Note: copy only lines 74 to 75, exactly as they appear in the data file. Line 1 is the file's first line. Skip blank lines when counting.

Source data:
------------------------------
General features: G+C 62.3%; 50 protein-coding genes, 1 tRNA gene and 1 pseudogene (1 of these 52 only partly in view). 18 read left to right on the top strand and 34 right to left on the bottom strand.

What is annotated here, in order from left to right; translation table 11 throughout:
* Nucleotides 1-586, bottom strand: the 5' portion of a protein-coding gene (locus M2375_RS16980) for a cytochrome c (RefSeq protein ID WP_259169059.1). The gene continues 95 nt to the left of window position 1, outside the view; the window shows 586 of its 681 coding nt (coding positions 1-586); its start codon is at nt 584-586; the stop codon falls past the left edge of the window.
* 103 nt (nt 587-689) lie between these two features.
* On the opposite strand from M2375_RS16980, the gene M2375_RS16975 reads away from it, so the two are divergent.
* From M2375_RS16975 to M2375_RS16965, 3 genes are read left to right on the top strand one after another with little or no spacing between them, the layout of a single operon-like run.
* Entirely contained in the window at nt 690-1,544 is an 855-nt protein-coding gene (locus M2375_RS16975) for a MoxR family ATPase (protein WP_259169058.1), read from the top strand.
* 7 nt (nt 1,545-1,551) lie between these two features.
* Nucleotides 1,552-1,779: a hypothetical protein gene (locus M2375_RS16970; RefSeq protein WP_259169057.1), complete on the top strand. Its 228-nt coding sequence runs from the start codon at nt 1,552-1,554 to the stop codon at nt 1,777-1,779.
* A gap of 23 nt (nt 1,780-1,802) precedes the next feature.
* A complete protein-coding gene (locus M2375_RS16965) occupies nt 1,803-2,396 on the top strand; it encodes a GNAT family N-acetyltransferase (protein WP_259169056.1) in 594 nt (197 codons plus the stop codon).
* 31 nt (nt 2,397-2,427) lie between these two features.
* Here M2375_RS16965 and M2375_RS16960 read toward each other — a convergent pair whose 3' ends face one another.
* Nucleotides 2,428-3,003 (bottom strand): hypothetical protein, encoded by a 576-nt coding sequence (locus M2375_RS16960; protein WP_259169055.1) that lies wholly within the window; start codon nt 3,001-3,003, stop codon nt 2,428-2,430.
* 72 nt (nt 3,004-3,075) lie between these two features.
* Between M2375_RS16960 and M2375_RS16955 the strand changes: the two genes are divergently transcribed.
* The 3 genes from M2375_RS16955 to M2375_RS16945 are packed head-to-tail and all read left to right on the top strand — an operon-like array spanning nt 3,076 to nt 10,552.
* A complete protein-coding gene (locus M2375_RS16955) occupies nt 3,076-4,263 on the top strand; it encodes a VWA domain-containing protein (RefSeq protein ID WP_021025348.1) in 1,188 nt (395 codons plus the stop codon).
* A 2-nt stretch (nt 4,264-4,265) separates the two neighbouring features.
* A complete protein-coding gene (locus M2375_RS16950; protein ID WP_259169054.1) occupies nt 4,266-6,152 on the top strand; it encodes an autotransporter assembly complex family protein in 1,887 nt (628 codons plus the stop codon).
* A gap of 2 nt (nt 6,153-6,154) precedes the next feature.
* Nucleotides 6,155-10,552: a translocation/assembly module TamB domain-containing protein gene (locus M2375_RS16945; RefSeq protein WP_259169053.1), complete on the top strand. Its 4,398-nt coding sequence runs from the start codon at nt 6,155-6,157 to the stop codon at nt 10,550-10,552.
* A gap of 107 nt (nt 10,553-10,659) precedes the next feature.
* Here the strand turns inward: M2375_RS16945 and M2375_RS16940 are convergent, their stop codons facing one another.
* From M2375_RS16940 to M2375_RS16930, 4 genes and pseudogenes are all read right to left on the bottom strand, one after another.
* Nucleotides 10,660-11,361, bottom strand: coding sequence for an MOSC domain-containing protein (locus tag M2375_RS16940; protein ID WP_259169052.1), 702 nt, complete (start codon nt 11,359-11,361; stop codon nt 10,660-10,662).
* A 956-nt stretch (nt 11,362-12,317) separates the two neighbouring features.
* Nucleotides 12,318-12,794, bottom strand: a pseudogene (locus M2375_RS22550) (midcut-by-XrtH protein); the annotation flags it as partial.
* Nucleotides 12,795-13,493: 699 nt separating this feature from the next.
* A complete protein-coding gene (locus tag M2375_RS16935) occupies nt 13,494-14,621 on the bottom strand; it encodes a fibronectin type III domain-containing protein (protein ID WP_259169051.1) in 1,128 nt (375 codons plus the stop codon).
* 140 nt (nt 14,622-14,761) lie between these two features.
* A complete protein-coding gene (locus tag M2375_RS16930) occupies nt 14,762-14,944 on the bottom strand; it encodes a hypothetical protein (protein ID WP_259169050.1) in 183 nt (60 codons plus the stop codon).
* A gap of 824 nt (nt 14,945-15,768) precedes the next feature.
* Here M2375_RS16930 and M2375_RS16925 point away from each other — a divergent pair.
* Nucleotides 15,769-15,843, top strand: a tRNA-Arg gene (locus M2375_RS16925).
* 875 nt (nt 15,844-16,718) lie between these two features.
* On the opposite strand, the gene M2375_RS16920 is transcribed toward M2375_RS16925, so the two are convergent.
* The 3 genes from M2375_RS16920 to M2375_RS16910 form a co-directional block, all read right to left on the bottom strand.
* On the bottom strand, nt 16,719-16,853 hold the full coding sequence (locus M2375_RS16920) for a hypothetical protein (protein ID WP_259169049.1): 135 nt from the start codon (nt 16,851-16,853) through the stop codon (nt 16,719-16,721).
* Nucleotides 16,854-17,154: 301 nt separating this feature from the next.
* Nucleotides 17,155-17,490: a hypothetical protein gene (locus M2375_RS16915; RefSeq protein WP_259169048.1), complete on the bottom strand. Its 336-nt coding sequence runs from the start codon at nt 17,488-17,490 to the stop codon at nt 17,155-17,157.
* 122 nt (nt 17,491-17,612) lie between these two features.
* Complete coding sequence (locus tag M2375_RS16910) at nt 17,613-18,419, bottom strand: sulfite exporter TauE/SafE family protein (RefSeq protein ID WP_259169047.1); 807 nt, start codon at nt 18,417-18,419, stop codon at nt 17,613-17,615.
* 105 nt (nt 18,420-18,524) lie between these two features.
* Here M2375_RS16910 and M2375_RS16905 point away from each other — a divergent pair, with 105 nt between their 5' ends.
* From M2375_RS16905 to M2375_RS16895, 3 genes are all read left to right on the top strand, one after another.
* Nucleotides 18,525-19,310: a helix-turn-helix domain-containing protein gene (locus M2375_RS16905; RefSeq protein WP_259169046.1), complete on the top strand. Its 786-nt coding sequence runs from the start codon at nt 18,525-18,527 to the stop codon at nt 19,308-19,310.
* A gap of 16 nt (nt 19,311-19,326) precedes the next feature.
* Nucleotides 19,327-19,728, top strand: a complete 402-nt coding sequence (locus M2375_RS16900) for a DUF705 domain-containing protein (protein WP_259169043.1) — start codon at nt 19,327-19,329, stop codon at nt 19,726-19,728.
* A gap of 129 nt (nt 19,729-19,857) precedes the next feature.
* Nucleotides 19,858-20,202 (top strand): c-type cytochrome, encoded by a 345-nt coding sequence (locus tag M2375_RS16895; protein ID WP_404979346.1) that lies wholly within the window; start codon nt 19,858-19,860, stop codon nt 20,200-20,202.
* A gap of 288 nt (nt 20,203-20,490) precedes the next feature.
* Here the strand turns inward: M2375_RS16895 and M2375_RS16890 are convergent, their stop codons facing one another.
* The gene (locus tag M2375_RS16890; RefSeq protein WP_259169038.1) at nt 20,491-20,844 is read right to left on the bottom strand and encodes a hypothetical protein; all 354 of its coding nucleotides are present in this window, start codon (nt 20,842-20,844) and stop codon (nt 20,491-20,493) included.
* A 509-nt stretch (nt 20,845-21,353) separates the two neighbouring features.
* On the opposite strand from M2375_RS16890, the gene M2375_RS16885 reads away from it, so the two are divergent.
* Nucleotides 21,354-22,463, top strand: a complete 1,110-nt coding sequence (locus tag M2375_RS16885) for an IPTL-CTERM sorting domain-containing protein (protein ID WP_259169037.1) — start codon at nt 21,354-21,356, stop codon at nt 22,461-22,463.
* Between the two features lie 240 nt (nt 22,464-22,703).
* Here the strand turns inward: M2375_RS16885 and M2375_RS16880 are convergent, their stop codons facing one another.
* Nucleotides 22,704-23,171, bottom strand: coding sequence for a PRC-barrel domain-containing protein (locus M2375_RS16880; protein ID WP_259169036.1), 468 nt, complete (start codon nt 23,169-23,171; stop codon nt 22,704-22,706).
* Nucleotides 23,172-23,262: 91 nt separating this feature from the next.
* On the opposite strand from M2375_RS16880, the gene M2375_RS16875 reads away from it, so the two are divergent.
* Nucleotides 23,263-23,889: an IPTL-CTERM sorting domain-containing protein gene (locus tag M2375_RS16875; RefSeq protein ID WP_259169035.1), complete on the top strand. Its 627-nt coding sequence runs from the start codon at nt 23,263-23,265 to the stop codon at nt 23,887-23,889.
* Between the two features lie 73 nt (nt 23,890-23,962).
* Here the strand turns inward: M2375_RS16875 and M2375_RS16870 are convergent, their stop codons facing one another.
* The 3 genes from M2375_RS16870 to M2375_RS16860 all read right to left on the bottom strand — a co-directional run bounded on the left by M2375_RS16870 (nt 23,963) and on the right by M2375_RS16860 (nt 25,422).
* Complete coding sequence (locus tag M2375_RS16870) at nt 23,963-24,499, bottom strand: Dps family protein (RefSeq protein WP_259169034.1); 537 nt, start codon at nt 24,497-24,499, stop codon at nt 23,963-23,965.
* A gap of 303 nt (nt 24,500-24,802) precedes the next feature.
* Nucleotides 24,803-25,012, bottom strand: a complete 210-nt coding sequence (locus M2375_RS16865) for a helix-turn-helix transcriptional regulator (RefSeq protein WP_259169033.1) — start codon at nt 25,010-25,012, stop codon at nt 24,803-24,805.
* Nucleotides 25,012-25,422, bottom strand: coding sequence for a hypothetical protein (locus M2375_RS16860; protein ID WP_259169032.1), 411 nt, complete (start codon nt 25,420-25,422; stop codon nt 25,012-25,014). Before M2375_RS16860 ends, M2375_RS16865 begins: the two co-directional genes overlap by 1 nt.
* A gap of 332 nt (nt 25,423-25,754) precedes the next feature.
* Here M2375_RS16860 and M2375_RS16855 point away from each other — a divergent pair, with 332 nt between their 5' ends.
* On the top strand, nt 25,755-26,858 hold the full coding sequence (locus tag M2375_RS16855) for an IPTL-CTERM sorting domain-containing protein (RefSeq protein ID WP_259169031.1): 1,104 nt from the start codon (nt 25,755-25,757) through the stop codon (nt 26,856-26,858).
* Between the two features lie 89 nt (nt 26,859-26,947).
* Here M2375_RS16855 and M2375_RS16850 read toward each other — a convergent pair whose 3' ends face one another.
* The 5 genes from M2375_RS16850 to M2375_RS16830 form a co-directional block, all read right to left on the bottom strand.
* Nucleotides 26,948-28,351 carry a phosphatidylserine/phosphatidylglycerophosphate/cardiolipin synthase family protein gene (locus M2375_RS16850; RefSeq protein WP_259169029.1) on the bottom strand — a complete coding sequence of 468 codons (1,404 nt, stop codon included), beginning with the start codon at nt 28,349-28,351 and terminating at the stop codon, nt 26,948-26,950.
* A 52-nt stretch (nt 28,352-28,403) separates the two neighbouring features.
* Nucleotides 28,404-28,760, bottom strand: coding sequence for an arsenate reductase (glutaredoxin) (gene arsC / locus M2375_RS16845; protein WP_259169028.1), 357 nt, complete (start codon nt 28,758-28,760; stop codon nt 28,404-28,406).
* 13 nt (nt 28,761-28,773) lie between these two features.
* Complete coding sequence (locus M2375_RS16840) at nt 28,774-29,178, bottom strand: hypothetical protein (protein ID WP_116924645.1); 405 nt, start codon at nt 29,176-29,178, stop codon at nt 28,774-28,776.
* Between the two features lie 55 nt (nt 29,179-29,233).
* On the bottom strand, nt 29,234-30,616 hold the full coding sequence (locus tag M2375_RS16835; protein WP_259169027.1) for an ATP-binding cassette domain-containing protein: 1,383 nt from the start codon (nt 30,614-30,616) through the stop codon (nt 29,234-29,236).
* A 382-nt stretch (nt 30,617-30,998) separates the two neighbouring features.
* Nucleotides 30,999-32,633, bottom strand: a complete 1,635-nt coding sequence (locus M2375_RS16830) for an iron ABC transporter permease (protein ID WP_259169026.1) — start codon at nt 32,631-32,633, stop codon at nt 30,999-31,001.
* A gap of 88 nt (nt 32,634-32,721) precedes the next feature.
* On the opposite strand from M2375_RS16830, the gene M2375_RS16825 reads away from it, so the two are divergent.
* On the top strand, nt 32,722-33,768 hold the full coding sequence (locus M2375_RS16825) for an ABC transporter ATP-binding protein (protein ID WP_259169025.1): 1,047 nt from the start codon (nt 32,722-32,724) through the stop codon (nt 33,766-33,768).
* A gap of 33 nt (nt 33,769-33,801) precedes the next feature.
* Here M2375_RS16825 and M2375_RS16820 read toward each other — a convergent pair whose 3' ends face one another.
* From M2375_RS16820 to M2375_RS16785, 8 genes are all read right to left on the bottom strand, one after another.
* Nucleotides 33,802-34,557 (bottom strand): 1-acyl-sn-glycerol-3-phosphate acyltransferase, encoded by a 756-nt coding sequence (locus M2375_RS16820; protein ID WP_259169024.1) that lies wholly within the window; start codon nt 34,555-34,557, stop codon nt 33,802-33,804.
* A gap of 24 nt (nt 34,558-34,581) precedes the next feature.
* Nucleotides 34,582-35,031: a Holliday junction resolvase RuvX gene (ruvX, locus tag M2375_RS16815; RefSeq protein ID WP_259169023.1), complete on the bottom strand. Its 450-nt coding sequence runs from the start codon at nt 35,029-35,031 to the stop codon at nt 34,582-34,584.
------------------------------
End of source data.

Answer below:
* Between the two features lie 89 nt (nt 26,859-26,947).
* Here M2375_RS16855 and M2375_RS16850 read toward each other — a convergent pair whose 3' ends face one another.